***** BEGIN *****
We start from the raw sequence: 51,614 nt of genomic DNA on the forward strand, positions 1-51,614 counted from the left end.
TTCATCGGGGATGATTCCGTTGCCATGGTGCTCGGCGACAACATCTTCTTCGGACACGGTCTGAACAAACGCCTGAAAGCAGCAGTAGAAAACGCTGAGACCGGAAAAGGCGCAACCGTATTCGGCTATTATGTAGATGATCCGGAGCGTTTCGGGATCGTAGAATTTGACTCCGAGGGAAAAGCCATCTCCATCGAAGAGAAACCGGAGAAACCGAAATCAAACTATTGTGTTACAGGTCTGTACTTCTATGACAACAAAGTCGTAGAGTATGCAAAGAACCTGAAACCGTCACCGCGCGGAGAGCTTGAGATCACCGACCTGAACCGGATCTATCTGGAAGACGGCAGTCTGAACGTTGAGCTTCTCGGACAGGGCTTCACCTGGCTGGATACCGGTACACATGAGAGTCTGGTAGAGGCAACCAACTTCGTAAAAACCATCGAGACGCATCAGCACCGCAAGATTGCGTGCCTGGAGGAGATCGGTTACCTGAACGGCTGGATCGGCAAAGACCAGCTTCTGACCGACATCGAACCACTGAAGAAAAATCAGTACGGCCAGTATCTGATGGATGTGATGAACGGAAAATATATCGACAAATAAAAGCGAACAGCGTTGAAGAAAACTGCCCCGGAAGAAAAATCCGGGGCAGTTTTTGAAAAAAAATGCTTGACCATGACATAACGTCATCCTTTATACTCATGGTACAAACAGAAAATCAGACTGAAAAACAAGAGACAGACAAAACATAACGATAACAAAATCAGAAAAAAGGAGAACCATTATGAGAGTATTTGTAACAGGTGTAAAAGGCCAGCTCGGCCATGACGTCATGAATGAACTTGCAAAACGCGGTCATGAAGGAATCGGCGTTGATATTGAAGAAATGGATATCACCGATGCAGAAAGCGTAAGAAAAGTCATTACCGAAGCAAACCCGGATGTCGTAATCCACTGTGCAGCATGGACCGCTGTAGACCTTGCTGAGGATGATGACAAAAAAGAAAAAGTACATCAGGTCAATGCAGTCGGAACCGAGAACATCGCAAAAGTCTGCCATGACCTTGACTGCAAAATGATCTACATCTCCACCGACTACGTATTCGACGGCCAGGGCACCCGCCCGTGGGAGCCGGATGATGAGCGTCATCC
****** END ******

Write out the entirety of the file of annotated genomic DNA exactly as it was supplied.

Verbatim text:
We start from the raw sequence: 51,614 nt of genomic DNA on the forward strand, positions 1-51,614 counted from the left end.
TTCATCGGGGATGATTCCGTTGCCATGGTGCTCGGCGACAACATCTTCTTCGGACACGGTCTGAACAAACGCCTGAAAGCAGCAGTAGAAAACGCTGAGACCGGAAAAGGCGCAACCGTATTCGGCTATTATGTAGATGATCCGGAGCGTTTCGGGATCGTAGAATTTGACTCCGAGGGAAAAGCCATCTCCATCGAAGAGAAACCGGAGAAACCGAAATCAAACTATTGTGTTACAGGTCTGTACTTCTATGACAACAAAGTCGTAGAGTATGCAAAGAACCTGAAACCGTCACCGCGCGGAGAGCTTGAGATCACCGACCTGAACCGGATCTATCTGGAAGACGGCAGTCTGAACGTTGAGCTTCTCGGACAGGGCTTCACCTGGCTGGATACCGGTACACATGAGAGTCTGGTAGAGGCAACCAACTTCGTAAAAACCATCGAGACGCATCAGCACCGCAAGATTGCGTGCCTGGAGGAGATCGGTTACCTGAACGGCTGGATCGGCAAAGACCAGCTTCTGACCGACATCGAACCACTGAAGAAAAATCAGTACGGCCAGTATCTGATGGATGTGATGAACGGAAAATATATCGACAAATAAAAGCGAACAGCGTTGAAGAAAACTGCCCCGGAAGAAAAATCCGGGGCAGTTTTTGAAAAAAAATGCTTGACCATGACATAACGTCATCCTTTATACTCATGGTACAAACAGAAAATCAGACTGAAAAACAAGAGACAGACAAAACATAACGATAACAAAATCAGAAAAAAGGAGAACCATTATGAGAGTATTTGTAACAGGTGTAAAAGGCCAGCTCGGCCATGACGTCATGAATGAACTTGCAAAACGCGGTCATGAAGGAATCGGCGTTGATATTGAAGAAATGGATATCACCGATGCAGAAAGCGTAAGAAAAGTCATTACCGAAGCAAACCCGGATGTCGTAATCCACTGTGCAGCATGGACCGCTGTAGACCTTGCTGAGGATGATGACAAAAAAGAAAAAGTACATCAGGTCAATGCAGTCGGAACCGAGAACATCGCAAAAGTCTGCCATGACCTTGACTGCAAAATGATCTACATCTCCACCGACTACGTATTCGACGGCCAGGGCACCCGCCCGTGGGAGCCGGATGATGAGCGTCATCC